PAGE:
I agree that both structured intervals and long endurance sessions are important, and both should be treated with respect. One issue with intervals - or any training for that matter - is the objective: which intensity for which duration with what length recovery interval produces the desired result? The individual first has to decide what he or she wants, learn the task requirements, then test for function and weakness, figure how to correct the weakness while also training other characteristics, do the training and progress it as one adpats to it, etc. Plenty of folks do intervals but I reckon few actually know what to do or how to reach a particular goal. 2x interval sessions per week is about the max if done at appropriate intensity (to influence LT or VO2 Max). More are not better - until one's tolerance for them develops, and it does.

One certainly adapts to the long endurance sessions as well. I used to be utterly destroyed by rides or ski tours that I do today and then go to work. The development of endurance takes years. While the development of flexibility, or strength, or speed happens on a far more satisfying timeline. And no matter how evolved we still do what it is we are good at and adapted to thus enjoy. I often hear people who lift weights speak negatively about the negative affects of endurance training, and blah, blah, blah. But the reverse is also true. There's a good post about what is and is not "the one true way" here: http://fitnessintuition.com/2007/05/17/speed-thrills

On the hormone question, testosterone does indeed drop during an endurance effort. The body begins producing Cortisol and Aldosterone. It's a stress response. These hormones aid water retention, increase oxygenation, and facilitate unloading of O2 from RBCs at the muscle site. Cortisol stimulates fat metabolism, and, some say helps reduce inflammation. The so-called "catabolic hormones" have advantages during the effort but also a downside: if you don't go through a proper recovery process the catabolic effect can counteract many of the positive outcomes otherwise produced by the training. For sure there's a cost to going long. Just as there's a cost to focusing on the purely explosive. Everything costs something. Everyone pays.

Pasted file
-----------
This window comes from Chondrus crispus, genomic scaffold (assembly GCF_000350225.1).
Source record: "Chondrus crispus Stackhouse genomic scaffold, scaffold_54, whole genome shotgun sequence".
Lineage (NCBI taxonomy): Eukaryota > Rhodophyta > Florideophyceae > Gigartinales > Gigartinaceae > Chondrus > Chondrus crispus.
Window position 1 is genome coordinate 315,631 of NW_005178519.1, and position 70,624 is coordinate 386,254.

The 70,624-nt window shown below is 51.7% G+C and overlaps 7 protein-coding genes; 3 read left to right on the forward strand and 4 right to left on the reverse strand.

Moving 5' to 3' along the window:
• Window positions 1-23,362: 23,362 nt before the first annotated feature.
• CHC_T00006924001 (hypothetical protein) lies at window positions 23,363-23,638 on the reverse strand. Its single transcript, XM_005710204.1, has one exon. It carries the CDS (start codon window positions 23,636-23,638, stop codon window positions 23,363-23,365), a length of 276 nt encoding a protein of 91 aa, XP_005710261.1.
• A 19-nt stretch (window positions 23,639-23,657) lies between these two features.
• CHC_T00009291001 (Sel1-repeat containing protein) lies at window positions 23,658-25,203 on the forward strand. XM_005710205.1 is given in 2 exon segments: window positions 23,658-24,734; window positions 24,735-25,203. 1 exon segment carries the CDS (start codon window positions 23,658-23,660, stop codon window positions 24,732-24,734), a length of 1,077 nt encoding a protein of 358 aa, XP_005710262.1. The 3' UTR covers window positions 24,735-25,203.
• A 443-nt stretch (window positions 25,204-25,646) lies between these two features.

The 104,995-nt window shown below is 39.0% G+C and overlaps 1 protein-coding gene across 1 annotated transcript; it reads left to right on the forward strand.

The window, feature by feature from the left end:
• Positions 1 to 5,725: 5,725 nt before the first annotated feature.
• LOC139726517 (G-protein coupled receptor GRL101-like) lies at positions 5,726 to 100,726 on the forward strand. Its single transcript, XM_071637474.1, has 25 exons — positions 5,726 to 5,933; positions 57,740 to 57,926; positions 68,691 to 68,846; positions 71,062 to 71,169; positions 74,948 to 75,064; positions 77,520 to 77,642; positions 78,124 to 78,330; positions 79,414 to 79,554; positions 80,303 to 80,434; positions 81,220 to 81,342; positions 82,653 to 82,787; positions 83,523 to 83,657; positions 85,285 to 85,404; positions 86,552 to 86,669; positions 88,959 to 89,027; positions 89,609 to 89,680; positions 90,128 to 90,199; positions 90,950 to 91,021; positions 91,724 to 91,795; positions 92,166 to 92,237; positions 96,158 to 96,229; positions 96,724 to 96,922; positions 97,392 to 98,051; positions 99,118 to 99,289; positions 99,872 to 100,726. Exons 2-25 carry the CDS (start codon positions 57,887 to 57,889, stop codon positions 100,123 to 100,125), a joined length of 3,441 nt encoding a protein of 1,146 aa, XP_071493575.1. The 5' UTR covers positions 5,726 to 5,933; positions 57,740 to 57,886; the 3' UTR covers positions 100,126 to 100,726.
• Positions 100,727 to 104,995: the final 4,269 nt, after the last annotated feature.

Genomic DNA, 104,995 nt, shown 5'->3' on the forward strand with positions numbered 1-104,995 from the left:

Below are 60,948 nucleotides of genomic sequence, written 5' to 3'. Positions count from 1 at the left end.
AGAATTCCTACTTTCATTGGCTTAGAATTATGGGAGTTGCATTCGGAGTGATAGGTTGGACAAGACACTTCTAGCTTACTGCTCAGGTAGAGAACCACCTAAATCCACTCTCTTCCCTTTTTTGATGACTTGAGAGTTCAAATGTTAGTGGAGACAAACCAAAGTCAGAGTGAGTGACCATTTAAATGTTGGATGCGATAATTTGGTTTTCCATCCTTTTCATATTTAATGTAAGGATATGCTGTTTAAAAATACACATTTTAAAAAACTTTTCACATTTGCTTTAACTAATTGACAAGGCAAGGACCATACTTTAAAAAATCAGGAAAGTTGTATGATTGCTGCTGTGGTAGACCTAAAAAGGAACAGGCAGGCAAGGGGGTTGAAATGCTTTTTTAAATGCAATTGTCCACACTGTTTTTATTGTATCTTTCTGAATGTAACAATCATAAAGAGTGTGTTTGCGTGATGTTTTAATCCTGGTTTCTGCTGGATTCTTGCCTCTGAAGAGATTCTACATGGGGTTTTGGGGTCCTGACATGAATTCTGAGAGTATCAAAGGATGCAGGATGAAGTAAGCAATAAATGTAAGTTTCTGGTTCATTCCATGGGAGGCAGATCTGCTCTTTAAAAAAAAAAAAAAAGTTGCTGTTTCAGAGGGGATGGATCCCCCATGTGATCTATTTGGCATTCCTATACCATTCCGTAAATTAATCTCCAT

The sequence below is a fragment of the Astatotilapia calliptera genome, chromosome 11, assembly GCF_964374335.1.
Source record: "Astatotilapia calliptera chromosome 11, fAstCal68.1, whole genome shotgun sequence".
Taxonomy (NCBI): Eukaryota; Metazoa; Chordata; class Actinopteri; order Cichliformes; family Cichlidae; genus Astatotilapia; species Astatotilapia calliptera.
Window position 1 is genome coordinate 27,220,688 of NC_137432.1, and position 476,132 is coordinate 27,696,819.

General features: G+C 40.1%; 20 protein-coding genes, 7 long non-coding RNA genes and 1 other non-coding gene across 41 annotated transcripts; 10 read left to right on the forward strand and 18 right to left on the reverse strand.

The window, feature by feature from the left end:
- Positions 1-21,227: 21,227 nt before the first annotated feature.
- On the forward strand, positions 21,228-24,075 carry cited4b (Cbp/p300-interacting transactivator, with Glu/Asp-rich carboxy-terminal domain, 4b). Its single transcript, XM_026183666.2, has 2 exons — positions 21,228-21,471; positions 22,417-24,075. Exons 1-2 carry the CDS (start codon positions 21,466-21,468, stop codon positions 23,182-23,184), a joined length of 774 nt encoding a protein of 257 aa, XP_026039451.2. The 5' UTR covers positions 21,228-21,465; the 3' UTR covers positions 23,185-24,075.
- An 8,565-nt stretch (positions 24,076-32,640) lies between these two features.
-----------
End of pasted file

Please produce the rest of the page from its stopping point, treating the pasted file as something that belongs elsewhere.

I think this whole discussion comes down to how good one wants to be at a specific activity, or how good one wishes to be on a more general level. If one wants to find the limit of ability within a specific sport or task concessions must be made, and adaptations must be stimulated and allowed to happen. I think I made the comment about not wanting to be a human question-mark in order to ride a bike well, and then being willing because I saw the performance advantages, and this year I could care less about the fact that upper body strength and general strength suffers because of my focus on the bike. Obsession is how one gets things done.

We have a guy (fighter) who might well benefit from following a structure like what you described during his long-ish, power-endurance sessions in the gym. I'm not certain he'd know what a lactate threshold is or feels like but I may experiment with him a bit.

Thanks for stimulating more thinking.

I hope you are well.